Category Archives: Philadelphia Story

TBT To The Philadelphia Story

In The Philadelphia Story, one of the main causes for conflict is when Dext allows the journalists from Spy Magazine to involve themselves in Tracy’s life, the day before she is going to get married. The humor lies in the way Tracy acts when the reporters are there, she acts in such a way that she thinks that the reporters see her since she is a member of ‘high society’ and these people are seen in a different way than others (See Rich Girl- Hall & Oates).


Spy magazine was a tool used to cover exciting news topics; mainly celebrities with egos bigger than their heads, and rich social elites from high societal rankings (See Lifestyles of the Rich & Famous- Good Charlotte). Spy magazine quit producing in 1998; however the legacy lives on. With the upcoming presidential election and many Americans feeling particularly opinionated, Spy magazine has made a little comeback.

Trump is a popular figure in culture today and the presidential campaign. Lately, there has been much controversy surrounding Donald Trump. For example, when Marco Rubio was still in the race (forever in my heart) he commented on Donald Trump’s hands. Donald Trump had responded by saying that nobody ever said he has small hands (along with defending the size of other body parts)… SPY magazine took this as an opportunity to bring their magazine back. They made a magazine cover displaying a baby with tiny hands but the large head of Donald Trump.

Watch this, it’s one of my favorite SNL skits:

trump spy

So, I guess we, as voters, just need to be careful as to what we see as the truth. Are our favorite candidates just putting on a show for us to fit the part they think we see them in? Or, is it the corrupted media that we need to be cautious of? It’s hard to say; however, it is obvious that voters should try to stick to reliable sources, not SPY magazine. We see the deception throughout The Philadelphia Story and the same thing in media sources, today.

Subtle Symbolism in The Philadelphia Story

Whenever I watch a film for the second time, I notice even the most subtle of details or symbolic elements that I had previously overlooked, and The Philadelphia Story was no exception. Despite the fact that I had to resort to re-watching select clips on YouTube (the movie was not available for free online in its entirety), I was able to glean several instances of notable mis-en-scene and cinematic choices that I had not picked up on before. While some may be more obvious or plausible than others, I wanted to share my findings.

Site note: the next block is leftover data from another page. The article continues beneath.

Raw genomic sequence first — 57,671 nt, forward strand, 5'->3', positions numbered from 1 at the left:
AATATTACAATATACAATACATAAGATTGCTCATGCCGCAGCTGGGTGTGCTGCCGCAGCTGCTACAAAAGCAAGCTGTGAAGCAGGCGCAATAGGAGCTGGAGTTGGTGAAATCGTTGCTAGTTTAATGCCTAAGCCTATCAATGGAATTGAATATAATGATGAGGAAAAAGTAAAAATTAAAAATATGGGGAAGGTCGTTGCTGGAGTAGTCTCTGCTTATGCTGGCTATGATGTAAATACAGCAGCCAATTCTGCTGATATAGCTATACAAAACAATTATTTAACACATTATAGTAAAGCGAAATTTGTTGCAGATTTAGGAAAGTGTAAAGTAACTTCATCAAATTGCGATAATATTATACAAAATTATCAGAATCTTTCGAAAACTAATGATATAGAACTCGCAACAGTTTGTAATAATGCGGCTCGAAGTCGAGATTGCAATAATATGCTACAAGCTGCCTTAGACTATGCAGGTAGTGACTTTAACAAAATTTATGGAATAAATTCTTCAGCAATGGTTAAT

My first realization is associated with the first scene of the movie (above), and I am very surprised how I initially missed this distinct cinematic choice. In this scene, Tracy and Dexter have a falling out, and we can determine that their altercation signifies the end of their first marriage. What I had failed to notice before was the complete absence of conversation in their interaction. In fact, it is filmed in a manner very similar to that of early silent movies — with dramatic music and exaggerated actions and emotions. Given one of the central themes of this film, this style make sense. The film’s primary takeaway is the importance of meaningful conversations within a successful marriage in which both parties understand each other’s faults and ask probing questions to help each other grow; the fact that this scene includes absolutely no conversation shows how Tracy and Dexter were previously incompatible and the extent to which they both needed to experience a period of learning and growth to establish a healthy, mutually beneficial relationship.

Screen Shot 2016-02-23 at 10.49.15 PM







My next observation is associated with the screenshot above, which was pulled from the scene where drunken Macaulay is interrogating Dexter about his feelings for Tracy. Right as Macaulay inquires, “Do you still love her?”, we obtain this view of Dexter’s house, which displays a model of a ship and the shadows of what seem to be a miniature woman and man in the background. As we learn throughout the film, boats represent the relationship between Dexter and Tracy. In fact, at the end of the film, we learn about a boat that Dexter had named “True Love,” which is “only comfortable for two people” and is described by the two as “yar.” Boats obviously represent a significant aspect of their previous relationship and allow Dexter and Tracy to speak in their common language. Perhaps the boat and shadow figures in this scene represent the couple and their “true love” and allow the audience to draw a conclusion on their own to Macaulay’s question, “Do you still love her?”